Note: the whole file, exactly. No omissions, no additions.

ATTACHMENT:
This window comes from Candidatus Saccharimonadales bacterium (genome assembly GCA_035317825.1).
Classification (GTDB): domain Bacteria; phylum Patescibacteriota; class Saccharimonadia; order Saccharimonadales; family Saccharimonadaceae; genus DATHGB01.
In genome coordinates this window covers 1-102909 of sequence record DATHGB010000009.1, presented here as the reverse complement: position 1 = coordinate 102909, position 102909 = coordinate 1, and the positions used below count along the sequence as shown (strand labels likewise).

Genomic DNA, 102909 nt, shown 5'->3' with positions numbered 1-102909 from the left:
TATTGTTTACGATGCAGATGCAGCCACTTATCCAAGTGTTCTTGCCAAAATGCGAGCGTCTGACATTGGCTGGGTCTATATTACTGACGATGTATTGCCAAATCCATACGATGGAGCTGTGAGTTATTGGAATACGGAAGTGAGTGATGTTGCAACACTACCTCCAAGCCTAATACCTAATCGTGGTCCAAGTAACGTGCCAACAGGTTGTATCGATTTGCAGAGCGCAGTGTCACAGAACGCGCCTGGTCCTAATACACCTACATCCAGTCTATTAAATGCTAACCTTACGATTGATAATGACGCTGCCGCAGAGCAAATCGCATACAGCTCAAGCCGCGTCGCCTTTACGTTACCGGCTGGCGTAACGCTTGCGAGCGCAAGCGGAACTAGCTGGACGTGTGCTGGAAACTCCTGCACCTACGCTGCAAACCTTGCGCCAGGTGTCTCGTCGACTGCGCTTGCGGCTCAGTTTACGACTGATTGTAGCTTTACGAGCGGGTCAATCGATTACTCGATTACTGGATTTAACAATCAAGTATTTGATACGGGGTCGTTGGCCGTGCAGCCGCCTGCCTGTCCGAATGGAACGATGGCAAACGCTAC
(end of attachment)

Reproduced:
This window comes from Candidatus Saccharimonadales bacterium (genome assembly GCA_035317825.1).
Classification (GTDB): domain Bacteria; phylum Patescibacteriota; class Saccharimonadia; order Saccharimonadales; family Saccharimonadaceae; genus DATHGB01.
In genome coordinates this window covers 1-102909 of sequence record DATHGB010000009.1, presented here as the reverse complement: position 1 = coordinate 102909, position 102909 = coordinate 1, and the positions used below count along the sequence as shown (strand labels likewise).

Genomic DNA, 102909 nt, shown 5'->3' with positions numbered 1-102909 from the left:
TATTGTTTACGATGCAGATGCAGCCACTTATCCAAGTGTTCTTGCCAAAATGCGAGCGTCTGACATTGGCTGGGTCTATATTACTGACGATGTATTGCCAAATCCATACGATGGAGCTGTGAGTTATTGGAATACGGAAGTGAGTGATGTTGCAACACTACCTCCAAGCCTAATACCTAATCGTGGTCCAAGTAACGTGCCAACAGGTTGTATCGATTTGCAGAGCGCAGTGTCACAGAACGCGCCTGGTCCTAATACACCTACATCCAGTCTATTAAATGCTAACCTTACGATTGATAATGACGCTGCCGCAGAGCAAATCGCATACAGCTCAAGCCGCGTCGCCTTTACGTTACCGGCTGGCGTAACGCTTGCGAGCGCAAGCGGAACTAGCTGGACGTGTGCTGGAAACTCCTGCACCTACGCTGCAAACCTTGCGCCAGGTGTCTCGTCGACTGCGCTTGCGGCTCAGTTTACGACTGATTGTAGCTTTACGAGCGGGTCAATCGATTACTCGATTACTGGATTTAACAATCAAGTATTTGATACGGGGTCGTTGGCCGTGCAGCCGCCTGCCTGTCCGAATGGAACGATGGCAAACGCTAC